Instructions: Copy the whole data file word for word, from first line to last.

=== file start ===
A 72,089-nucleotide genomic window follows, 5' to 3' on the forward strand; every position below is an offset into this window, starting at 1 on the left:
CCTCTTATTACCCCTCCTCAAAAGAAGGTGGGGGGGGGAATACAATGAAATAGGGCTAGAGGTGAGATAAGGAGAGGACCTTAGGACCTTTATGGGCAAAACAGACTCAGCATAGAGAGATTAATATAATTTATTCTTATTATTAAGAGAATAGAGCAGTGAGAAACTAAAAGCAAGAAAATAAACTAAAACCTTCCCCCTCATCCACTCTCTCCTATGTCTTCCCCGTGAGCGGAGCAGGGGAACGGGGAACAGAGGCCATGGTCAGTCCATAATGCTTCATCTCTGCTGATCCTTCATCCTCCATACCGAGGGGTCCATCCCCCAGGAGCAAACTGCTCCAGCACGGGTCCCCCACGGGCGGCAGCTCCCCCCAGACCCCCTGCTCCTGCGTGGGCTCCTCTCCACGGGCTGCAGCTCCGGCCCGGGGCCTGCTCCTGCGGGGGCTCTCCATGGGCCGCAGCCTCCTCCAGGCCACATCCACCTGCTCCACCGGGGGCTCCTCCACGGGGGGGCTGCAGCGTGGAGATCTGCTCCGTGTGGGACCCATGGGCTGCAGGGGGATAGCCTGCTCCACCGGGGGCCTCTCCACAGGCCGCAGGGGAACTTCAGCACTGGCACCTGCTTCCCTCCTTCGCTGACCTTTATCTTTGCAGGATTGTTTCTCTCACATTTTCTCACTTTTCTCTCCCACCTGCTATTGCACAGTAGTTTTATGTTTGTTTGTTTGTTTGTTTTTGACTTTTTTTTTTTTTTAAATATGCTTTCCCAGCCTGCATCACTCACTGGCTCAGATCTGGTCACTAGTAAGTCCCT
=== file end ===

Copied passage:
A 72,089-nucleotide genomic window follows, 5' to 3' on the forward strand; every position below is an offset into this window, starting at 1 on the left:
CCTCTTATTACCCCTCCTCAAAAGAAGGTGGGGGGGGGAATACAATGAAATAGGGCTAGAGGTGAGATAAGGAGAGGACCTTAGGACCTTTATGGGCAAAACAGACTCAGCATAGAGAGATTAATATAATTTATTCTTATTATTAAGAGAATAGAGCAGTGAGAAACTAAAAGCAAGAAAATAAACTAAAACCTTCCCCCTCATCCACTCTCTCCTATGTCTTCCCCGTGAGCGGAGCAGGGGAACGGGGAACAGAGGCCATGGTCAGTCCATAATGCTTCATCTCTGCTGATCCTTCATCCTCCATACCGAGGGGTCCATCCCCCAGGAGCAAACTGCTCCAGCACGGGTCCCCCACGGGCGGCAGCTCCCCCCAGACCCCCTGCTCCTGCGTGGGCTCCTCTCCACGGGCTGCAGCTCCGGCCCGGGGCCTGCTCCTGCGGGGGCTCTCCATGGGCCGCAGCCTCCTCCAGGCCACATCCACCTGCTCCACCGGGGGCTCCTCCACGGGGGGGCTGCAGCGTGGAGATCTGCTCCGTGTGGGACCCATGGGCTGCAGGGGGATAGCCTGCTCCACCGGGGGCCTCTCCACAGGCCGCAGGGGAACTTCAGCACTGGCACCTGCTTCCCTCCTTCGCTGACCTTTATCTTTGCAGGATTGTTTCTCTCACATTTTCTCACTTTTCTCTCCCACCTGCTATTGCACAGTAGTTTTATGTTTGTTTGTTTGTTTGTTTTTGACTTTTTTTTTTTTTTAAATATGCTTTCCCAGCCTGCATCACTCACTGGCTCAGATCTGGTCACTAGTAAGTCCCT